NAME: Chiesa di S. Trifone
LOCATION : Via Monte
DESCRIPTION : This church, attached to the oldest Benedictine monastery in Ravello, already existed in 1096. The entrance to the structure is placed on the side of the altar, although it can also be accessed from the opposite side, by passing through an atrium bordered by round, slightly lowered arches, on very low pillars.
The church has three naves, divided by five round arches on masonry pillars. The roof is cross-vaulted for the side naves and barrel-vaulted with lunettes for the central one; only the two side naves are apsidal.
The interior decoration consists of the remains of a fresco depicting a Madonna and the Divine Infant in the right apse, and a painting on the right pillar commemorating a grace received.
A small apsidal chapel, parallel to the right apse area, presents access from the right aisle.
The square bell tower shows two single-lancet windows on each side, emphasized by decorative motifs in tuff.
SEE, VISIT, FIND: The church is always closed; to visit it one must contact the pastor of the church of St. Mary of Lacco, a fraction of Ravello.
FRUITION DATA: None
OPPORTUNITIES: The structures could be presented with exterior panels, so the church is always usable for visitors. Similar evidence, often little known, would be better enhanced by a tour itinerary (possibly guided) dedicated to the religious architecture of Ravello.
BIBLIOGRAFIA: FULCHIGNONI G., Ravello. Le cento chiese, Amalfi 2001
IMPERATO G., Ravello nella storia civile e religiosa, Cava d. T. 1990
MANSI L., Ravello sacra-monumentale, Ravello 1887
CHIESA DI SAN TRIFONE
“Ora et labora”
The church dedicated to St. Trifone, in the upper part of Ravello’s urban center, is connected to the oldest Benedictine abbey founded in Ravello. Dedicated to the Great Mother of God and to the two saints Trifone and Biagio, the abbey stood along the only access road to Ravello from the most important centers of the Vesuvian area and therefore certainly played, in addition to a religious role, also a political one and one of control over the territory. The importance of this place is also demonstrated by the fact that the first two bishops of Ravello, Orso Papice and Costantino Rogadeo – to whose initiative we owe the ambo, called Rogadeo, the oldest present in the town’s main church – came from this abbey.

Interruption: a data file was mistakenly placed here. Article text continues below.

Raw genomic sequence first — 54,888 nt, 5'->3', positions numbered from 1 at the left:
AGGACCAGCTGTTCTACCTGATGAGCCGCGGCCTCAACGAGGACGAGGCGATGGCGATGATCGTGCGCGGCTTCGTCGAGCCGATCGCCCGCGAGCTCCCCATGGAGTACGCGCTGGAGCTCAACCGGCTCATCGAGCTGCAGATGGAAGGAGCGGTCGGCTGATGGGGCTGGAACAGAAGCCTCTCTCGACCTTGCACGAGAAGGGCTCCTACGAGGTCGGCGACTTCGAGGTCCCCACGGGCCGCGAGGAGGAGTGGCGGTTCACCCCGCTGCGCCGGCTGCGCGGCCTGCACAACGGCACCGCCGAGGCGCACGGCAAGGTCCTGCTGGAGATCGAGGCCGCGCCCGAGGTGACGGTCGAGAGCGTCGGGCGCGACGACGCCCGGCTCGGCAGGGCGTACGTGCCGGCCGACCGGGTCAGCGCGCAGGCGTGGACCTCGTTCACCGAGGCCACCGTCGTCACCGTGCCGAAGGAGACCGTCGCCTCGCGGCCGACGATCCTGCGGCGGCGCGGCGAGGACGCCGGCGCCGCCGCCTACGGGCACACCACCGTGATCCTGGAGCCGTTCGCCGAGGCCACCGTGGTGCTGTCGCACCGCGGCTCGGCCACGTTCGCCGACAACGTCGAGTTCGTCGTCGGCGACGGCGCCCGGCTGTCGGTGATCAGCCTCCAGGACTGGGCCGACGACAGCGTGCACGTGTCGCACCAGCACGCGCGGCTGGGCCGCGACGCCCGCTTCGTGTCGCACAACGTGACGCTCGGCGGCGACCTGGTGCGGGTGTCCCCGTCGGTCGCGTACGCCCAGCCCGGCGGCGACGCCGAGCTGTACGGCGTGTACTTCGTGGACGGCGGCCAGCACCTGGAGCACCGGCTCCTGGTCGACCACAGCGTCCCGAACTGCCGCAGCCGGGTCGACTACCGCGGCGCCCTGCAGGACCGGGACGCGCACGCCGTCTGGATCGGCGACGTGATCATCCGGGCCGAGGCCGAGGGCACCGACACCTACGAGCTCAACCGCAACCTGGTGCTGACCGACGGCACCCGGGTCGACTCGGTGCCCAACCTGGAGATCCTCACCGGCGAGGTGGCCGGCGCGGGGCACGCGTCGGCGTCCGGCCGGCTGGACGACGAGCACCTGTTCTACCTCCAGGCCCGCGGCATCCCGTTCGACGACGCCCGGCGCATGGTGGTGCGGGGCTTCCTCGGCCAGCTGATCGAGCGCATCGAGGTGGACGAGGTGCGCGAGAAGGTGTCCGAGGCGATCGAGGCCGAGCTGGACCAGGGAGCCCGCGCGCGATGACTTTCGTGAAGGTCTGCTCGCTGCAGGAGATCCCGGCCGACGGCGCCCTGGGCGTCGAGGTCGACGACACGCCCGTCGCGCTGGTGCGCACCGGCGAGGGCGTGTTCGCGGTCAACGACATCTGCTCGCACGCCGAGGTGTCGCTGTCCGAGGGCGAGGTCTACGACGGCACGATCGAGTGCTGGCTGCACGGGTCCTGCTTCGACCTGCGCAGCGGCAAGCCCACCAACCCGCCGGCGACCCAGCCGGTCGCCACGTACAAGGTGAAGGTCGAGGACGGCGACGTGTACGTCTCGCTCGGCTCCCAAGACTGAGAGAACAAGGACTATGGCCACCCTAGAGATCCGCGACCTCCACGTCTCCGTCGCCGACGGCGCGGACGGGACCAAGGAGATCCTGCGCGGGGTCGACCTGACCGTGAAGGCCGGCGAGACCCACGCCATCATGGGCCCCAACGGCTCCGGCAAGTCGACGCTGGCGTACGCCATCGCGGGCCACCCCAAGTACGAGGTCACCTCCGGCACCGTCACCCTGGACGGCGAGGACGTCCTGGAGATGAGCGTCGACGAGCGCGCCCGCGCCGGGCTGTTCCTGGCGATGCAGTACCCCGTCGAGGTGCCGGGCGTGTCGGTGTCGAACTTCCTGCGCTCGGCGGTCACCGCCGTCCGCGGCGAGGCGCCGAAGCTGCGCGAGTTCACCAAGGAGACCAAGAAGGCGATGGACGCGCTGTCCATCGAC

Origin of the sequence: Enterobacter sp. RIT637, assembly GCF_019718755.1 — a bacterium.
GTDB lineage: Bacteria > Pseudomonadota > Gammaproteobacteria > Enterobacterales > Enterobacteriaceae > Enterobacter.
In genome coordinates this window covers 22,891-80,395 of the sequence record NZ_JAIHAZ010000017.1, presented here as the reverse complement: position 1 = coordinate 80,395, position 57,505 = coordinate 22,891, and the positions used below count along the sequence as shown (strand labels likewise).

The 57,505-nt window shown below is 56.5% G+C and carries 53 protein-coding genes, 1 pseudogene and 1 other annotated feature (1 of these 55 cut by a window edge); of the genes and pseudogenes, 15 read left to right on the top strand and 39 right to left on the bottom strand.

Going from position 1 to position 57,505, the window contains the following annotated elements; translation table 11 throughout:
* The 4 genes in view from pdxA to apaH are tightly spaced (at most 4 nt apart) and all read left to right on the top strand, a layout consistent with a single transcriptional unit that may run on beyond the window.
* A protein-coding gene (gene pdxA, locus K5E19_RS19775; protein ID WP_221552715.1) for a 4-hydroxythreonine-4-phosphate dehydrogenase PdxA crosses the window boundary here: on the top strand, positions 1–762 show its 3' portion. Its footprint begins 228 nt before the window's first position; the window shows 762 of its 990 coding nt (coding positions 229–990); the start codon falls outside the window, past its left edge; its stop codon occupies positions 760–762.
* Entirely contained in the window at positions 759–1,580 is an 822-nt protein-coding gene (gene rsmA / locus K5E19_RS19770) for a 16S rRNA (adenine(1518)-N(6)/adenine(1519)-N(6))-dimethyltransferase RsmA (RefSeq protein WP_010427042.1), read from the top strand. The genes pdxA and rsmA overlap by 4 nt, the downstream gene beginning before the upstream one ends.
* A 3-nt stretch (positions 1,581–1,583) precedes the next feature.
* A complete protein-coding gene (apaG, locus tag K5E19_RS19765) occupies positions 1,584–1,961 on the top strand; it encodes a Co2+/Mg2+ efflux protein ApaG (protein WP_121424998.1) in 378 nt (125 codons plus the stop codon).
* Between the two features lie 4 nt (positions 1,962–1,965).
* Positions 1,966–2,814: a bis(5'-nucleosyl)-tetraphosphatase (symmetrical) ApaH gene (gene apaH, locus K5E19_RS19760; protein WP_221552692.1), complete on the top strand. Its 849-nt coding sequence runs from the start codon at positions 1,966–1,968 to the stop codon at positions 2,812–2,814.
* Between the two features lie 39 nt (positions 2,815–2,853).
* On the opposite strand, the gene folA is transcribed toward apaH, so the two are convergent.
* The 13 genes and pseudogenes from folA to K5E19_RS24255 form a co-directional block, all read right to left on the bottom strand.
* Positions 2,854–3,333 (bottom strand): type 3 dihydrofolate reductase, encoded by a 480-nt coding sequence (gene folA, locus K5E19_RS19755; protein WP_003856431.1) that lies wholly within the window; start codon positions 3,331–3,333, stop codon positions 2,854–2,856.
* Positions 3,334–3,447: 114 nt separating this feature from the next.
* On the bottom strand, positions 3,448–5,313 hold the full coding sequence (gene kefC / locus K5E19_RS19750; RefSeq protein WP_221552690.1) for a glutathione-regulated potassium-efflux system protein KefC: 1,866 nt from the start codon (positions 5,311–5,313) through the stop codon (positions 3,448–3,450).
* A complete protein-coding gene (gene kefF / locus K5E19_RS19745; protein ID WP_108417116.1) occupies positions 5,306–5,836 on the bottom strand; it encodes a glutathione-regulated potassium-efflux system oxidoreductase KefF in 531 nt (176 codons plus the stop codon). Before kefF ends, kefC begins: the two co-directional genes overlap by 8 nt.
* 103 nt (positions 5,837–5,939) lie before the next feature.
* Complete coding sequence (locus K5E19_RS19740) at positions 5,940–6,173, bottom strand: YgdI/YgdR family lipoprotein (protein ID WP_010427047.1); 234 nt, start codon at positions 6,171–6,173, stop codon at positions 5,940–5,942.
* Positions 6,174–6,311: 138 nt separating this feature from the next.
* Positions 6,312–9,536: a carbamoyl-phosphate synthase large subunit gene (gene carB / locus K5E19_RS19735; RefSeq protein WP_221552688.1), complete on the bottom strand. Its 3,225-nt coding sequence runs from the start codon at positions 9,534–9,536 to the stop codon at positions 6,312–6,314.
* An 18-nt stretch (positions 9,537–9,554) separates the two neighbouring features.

At present nothing survives of the abbey but the church, which has three naves, with the floor rising slightly toward the altar, which is in a slightly elevated transept.
A fresco on a left pillar commemorates a grace received, while another fresco depicts in the right apse the Madonna and Divine Infant. The roofing of the nave is represented by a barrel vault, which replaced a double-pitched roof in ancient times, as attested by the profile of the facade, and by cross vaults in the side naves.
The decoration of the bell tower, which consists of thin columns and motifs made of tufa, is interesting, as is the presence, inside the church, of the ancient clock mechanism.
The church is preceded by a portico that can be considered the only surviving sign of the ancient abbey.